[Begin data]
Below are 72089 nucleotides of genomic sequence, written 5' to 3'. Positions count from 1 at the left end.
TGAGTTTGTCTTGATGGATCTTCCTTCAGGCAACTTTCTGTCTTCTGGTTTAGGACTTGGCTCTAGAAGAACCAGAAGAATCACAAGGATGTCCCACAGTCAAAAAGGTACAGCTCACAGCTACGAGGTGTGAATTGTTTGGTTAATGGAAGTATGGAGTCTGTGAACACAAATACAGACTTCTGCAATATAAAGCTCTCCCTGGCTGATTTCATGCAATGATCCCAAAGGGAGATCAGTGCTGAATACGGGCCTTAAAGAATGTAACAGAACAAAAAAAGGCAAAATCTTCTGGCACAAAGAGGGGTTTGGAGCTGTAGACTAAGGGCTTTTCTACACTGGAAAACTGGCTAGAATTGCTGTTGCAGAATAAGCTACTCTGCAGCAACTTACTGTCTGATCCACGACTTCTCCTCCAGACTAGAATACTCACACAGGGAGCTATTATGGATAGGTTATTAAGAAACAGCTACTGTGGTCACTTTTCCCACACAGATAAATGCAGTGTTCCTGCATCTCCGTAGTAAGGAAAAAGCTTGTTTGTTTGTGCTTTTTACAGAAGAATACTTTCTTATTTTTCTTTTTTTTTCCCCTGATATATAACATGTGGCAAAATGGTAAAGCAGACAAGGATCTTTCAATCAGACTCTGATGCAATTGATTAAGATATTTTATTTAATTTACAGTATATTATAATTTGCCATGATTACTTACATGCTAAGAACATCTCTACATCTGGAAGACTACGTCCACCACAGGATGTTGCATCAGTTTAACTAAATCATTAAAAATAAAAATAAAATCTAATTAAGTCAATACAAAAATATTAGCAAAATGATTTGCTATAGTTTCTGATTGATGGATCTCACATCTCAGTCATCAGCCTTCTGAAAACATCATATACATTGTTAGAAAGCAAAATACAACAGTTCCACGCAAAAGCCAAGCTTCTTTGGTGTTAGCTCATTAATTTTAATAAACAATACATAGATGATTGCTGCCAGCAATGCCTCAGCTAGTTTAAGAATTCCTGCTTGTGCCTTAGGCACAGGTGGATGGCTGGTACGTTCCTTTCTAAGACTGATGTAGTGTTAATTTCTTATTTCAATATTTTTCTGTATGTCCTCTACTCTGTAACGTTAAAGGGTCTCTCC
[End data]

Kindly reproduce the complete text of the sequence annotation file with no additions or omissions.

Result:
Below are 72089 nucleotides of genomic sequence, written 5' to 3'. Positions count from 1 at the left end.
TGAGTTTGTCTTGATGGATCTTCCTTCAGGCAACTTTCTGTCTTCTGGTTTAGGACTTGGCTCTAGAAGAACCAGAAGAATCACAAGGATGTCCCACAGTCAAAAAGGTACAGCTCACAGCTACGAGGTGTGAATTGTTTGGTTAATGGAAGTATGGAGTCTGTGAACACAAATACAGACTTCTGCAATATAAAGCTCTCCCTGGCTGATTTCATGCAATGATCCCAAAGGGAGATCAGTGCTGAATACGGGCCTTAAAGAATGTAACAGAACAAAAAAAGGCAAAATCTTCTGGCACAAAGAGGGGTTTGGAGCTGTAGACTAAGGGCTTTTCTACACTGGAAAACTGGCTAGAATTGCTGTTGCAGAATAAGCTACTCTGCAGCAACTTACTGTCTGATCCACGACTTCTCCTCCAGACTAGAATACTCACACAGGGAGCTATTATGGATAGGTTATTAAGAAACAGCTACTGTGGTCACTTTTCCCACACAGATAAATGCAGTGTTCCTGCATCTCCGTAGTAAGGAAAAAGCTTGTTTGTTTGTGCTTTTTACAGAAGAATACTTTCTTATTTTTCTTTTTTTTTCCCCTGATATATAACATGTGGCAAAATGGTAAAGCAGACAAGGATCTTTCAATCAGACTCTGATGCAATTGATTAAGATATTTTATTTAATTTACAGTATATTATAATTTGCCATGATTACTTACATGCTAAGAACATCTCTACATCTGGAAGACTACGTCCACCACAGGATGTTGCATCAGTTTAACTAAATCATTAAAAATAAAAATAAAATCTAATTAAGTCAATACAAAAATATTAGCAAAATGATTTGCTATAGTTTCTGATTGATGGATCTCACATCTCAGTCATCAGCCTTCTGAAAACATCATATACATTGTTAGAAAGCAAAATACAACAGTTCCACGCAAAAGCCAAGCTTCTTTGGTGTTAGCTCATTAATTTTAATAAACAATACATAGATGATTGCTGCCAGCAATGCCTCAGCTAGTTTAAGAATTCCTGCTTGTGCCTTAGGCACAGGTGGATGGCTGGTACGTTCCTTTCTAAGACTGATGTAGTGTTAATTTCTTATTTCAATATTTTTCTGTATGTCCTCTACTCTGTAACGTTAAAGGGTCTCTCC